SE of Berg Lake, E of Mount Waffl
53°07’00” N 119°05’15” W — Map 83E/3 — Google — GeoHack
Earliest known reference to this name is 1908 (Coleman).
Name officially adopted in 1956. Official in BC — Canada
The name appears on Arthur Wheeler’s 1912 topographical map of the Mount Robson region.
Smithsonian Institution director Charles Doolittle Walcott called it the most valuable spot in the Rockies to geologists. “One of the names proposed by Dr. Coleman for a prominent monadnock that is surrounded by ice, east of Mount Robson, is ‘ The Extinguisher ‘ and Mr. Wheeler has adopted the name on his map. I presume Dr. Coleman had in mind the conical extinguisher used in putting out candles in the olden times. It so happens that that particular mass of rock carries a very important bed of Cambro-Ordovician fossils, and will be referred to many times in the future in literature. It may be that I shall suggest a shorter and more euphonious name for it,” Walcott wrote to the Surveyor-General in 1912. His suggestion, “Billings Butte”, was not adopted.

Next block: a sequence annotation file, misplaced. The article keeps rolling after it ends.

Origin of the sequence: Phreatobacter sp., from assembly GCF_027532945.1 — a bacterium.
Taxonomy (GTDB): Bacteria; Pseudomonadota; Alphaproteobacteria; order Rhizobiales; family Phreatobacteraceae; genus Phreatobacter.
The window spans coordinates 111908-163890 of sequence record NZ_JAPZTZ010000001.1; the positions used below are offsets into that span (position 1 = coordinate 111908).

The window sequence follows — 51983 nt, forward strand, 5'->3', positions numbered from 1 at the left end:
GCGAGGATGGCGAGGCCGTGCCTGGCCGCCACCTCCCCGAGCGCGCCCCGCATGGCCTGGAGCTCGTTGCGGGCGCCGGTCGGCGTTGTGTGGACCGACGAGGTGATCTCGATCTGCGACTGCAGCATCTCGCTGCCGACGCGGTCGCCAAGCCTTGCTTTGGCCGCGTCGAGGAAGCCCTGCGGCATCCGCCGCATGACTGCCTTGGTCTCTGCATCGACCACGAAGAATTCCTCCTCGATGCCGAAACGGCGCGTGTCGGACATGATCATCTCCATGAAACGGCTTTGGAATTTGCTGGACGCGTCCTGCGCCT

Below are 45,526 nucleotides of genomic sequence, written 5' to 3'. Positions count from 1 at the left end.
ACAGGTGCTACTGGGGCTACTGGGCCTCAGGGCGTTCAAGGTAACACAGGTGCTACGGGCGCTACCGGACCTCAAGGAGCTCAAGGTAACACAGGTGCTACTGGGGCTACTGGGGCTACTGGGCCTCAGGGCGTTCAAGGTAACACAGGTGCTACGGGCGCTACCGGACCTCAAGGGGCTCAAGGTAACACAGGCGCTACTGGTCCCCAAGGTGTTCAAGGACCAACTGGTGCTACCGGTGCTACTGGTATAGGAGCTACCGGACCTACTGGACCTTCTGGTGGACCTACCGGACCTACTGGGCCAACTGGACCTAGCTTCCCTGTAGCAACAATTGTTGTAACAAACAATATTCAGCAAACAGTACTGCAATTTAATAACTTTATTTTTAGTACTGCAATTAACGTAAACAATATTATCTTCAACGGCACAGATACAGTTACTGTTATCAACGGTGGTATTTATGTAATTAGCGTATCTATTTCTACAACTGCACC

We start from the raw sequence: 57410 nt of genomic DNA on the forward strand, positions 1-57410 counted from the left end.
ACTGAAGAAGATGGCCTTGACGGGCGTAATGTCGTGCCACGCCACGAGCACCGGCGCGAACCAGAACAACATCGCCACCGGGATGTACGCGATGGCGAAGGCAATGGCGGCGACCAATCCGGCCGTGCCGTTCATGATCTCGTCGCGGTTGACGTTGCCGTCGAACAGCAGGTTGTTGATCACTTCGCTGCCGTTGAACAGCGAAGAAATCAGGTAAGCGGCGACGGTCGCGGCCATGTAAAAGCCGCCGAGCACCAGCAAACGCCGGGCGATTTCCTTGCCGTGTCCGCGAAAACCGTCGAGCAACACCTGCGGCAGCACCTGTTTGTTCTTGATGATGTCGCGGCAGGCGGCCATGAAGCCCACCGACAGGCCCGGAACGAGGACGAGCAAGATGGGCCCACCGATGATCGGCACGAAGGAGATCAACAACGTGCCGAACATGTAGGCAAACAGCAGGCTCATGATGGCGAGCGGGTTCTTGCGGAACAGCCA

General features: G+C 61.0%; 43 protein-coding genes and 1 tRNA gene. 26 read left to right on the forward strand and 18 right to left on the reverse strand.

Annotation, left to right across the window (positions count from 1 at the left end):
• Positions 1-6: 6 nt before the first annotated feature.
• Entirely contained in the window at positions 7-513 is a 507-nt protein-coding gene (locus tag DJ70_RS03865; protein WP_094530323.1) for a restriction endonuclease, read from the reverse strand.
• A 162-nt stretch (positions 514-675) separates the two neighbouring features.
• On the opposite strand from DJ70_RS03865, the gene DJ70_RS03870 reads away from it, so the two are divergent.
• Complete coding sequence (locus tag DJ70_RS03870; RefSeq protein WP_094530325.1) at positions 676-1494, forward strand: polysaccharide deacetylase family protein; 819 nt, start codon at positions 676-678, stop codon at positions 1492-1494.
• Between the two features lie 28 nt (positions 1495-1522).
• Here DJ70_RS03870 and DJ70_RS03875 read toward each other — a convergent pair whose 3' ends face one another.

“On the cirque immediately below Mount Resplendent stands a quaint tower of rock some 500 feet above the ice, named the Extinguisher from its likeness to the conical cap once used to put out the candle,” wrote Elizabeth Parker, a member of the Alpine Club of Canada’s 1913 camp at Robson Pass.
- Coleman, Arthur Philemon [1852-1939]. The Canadian Rockies: new and old trails. London: T. Fisher Unwin, 1911. Internet Archive
- Walcott, Charles Doolittle [1850–1927]. “The monarch of the Canadian Rockies.” National Geographic Magazine, (1913):626. Internet Archive
- Parker, Elizabeth [1856–1944]. “A new field for mountaineering.” Scribner’s Magazine, 55 (1914)
- British Columbia Geographical Names. Extinguisher Tower